Seattle to Crack Down on Protesters Occupying Capitol Hill After Shootings

Seattle Mayor Jenny Durkan plans to crack down on protesters and move police back into the city's Capitol Hill Occupied Protest (CHOP) zone after two shootings took place in the area over the weekend.

During a Monday press conference, Durkan said that organizers in the area had "concluded that they should not gather overnight" after the shootings. The mayor said she was working with Black-led organizations that will "encourage individuals to leave" the area "voluntarily."

"The city will not allow for gun violence to continue in the evenings around Capitol Hill," Durkan said, adding that the city will take additional actions if protesters refuse to leave.

Durkan also said that police would soon be returning to a precinct building they had abandoned shortly before the zone, originally dubbed the Capitol Hill Autonomous Zone (CHAZ), had been formed following a protest on June 8.

Seattle Protest Zone
Demonstrators clash with police near the Seattle Police Departments East Precinct on June 7, 2020 in Seattle, Washington. Earlier in the evening, a suspect drove into the crowd of protesters and shot one person, which happened after a day of peaceful protests across the city. Later, police and protesters clashed violently. Photo by David Ryder/Getty Images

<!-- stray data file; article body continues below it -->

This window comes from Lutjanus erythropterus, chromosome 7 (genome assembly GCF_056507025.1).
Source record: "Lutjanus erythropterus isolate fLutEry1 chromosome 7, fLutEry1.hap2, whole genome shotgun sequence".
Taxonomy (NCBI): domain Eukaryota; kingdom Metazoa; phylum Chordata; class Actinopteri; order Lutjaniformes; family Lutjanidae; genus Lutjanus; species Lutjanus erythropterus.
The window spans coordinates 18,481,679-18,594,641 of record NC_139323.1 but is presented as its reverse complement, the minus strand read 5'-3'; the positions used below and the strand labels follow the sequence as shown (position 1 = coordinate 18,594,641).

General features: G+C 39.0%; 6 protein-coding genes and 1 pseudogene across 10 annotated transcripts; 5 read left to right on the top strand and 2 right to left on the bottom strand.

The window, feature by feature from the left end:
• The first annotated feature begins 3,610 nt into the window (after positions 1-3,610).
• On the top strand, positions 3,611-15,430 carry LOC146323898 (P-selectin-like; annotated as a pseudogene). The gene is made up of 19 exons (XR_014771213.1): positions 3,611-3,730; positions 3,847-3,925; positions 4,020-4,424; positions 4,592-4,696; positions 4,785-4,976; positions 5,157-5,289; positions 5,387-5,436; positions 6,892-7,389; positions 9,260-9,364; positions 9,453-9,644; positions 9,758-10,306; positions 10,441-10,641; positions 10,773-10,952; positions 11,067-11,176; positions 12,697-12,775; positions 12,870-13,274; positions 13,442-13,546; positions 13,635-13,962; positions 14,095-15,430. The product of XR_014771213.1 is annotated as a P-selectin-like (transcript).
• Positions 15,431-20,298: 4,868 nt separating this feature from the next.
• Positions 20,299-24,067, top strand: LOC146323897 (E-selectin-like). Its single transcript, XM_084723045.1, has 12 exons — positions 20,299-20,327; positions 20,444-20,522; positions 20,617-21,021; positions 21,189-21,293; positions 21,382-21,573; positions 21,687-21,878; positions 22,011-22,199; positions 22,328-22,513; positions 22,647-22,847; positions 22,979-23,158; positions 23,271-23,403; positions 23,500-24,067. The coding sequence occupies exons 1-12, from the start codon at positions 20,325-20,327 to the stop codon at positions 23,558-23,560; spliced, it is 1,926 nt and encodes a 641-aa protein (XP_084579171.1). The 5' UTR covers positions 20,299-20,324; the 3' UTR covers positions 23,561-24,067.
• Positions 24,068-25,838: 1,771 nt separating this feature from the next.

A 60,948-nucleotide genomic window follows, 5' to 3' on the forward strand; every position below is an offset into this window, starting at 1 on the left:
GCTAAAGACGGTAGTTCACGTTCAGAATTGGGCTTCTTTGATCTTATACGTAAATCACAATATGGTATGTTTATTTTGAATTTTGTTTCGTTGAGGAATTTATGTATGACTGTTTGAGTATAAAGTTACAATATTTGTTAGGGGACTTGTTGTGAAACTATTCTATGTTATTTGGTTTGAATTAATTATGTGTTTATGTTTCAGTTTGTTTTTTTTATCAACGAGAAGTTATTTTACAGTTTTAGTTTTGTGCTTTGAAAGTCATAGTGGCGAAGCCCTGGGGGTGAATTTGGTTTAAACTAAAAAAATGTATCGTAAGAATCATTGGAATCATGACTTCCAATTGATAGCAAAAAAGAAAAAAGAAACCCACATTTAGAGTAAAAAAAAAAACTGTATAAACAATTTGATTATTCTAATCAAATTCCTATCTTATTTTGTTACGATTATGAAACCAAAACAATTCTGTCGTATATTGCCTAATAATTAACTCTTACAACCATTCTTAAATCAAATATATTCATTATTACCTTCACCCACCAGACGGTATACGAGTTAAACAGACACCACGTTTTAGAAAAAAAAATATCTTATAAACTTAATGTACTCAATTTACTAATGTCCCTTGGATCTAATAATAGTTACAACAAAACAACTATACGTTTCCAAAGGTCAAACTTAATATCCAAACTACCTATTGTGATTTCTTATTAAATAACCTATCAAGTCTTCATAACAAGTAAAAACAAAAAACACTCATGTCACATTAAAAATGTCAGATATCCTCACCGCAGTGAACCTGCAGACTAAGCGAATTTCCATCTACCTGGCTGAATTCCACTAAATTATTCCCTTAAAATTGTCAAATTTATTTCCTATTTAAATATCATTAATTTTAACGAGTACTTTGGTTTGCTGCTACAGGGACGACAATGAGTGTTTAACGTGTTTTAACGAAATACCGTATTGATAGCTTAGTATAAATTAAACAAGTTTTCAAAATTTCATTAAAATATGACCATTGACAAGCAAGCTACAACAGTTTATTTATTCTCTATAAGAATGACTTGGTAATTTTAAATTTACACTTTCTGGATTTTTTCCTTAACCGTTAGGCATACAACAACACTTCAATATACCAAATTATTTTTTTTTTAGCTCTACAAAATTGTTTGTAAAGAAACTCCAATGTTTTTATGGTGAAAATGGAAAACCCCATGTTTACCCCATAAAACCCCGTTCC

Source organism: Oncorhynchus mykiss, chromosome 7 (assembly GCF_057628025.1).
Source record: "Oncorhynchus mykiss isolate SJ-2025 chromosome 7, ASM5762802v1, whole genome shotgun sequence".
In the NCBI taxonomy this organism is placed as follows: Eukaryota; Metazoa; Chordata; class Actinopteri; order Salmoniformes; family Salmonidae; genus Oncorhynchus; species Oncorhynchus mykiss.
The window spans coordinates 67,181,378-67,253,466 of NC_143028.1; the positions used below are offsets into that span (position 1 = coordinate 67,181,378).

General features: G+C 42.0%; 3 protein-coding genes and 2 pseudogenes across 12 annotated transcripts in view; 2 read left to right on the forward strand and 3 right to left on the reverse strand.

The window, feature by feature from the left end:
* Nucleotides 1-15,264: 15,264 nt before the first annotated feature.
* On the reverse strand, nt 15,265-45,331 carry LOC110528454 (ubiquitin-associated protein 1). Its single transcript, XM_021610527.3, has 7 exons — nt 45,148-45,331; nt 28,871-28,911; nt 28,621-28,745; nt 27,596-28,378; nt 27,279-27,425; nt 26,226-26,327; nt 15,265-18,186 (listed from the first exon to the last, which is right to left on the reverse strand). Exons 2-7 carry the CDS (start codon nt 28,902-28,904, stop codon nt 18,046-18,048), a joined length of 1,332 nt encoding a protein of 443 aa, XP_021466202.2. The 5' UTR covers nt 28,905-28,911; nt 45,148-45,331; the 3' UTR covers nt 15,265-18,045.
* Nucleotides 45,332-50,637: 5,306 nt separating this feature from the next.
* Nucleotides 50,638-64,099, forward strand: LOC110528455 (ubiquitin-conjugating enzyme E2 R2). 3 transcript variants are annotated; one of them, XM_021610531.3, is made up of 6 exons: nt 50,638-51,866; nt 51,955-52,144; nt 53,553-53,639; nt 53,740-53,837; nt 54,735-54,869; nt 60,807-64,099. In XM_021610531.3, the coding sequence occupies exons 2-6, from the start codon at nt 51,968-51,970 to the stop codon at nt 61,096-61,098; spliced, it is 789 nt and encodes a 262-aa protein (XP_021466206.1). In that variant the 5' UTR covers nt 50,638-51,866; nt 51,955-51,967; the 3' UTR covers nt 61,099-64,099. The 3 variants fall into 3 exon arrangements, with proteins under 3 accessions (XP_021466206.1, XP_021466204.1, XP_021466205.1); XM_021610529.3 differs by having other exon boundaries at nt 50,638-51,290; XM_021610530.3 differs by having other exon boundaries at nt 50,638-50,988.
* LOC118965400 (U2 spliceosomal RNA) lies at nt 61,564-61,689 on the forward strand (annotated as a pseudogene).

The mayor said that violent protesters had prevented emergency services from adequately responding to the incidents, one of which left one man dead and another hospitalized in critical condition.

"Because of the people who were there and how they greeted fire and police, our first responders were not able to get to the area safely and quickly," Durkan said. "But it is our experience over years that the quickness of response decides who will live and die sometimes."

The mayor emphasized that efforts to dismantle the area would be led by community organizers rather than police.

"In recent days we have deployed community resources to both de-escalate the area and to move people to services," she said. "We will continue to working with and deploying these community organizations to change the circumstances on Capitol Hill."

Durkan remarked that "Capitol Hill belongs to everyone" in the city, highlighting the area's association with the LGBT community, along with historical ties to the Black community.

The mayor also noted that businesses in the area were suffering due to the current circumstances, saying they "need to reopen" after already suffering the financial impacts of the COVID-19 pandemic.

Activist Andre Taylor, who leads a group working to reduce police violence, said he recently met with Durkan and CHOP organizers separately to try to bring the situation "to a peaceful resolution" in a Facebook video on Monday.

"That CHOP area is attracting this kind of activity and it's unsafe," said Taylor, who leads Not This Time. "You'd be a fool to think the mayor and the city don't have a responsibility to make sure that that place is safe."

"I'm telling these youngsters, 'you guys have gotten to a place now that the people have got to come in and take the place back,' because it's drawing activity that people are being hurt," he added. "This is no game."

Newsweek reached out to Durkan's office for additional comment. This article will be updated with any response.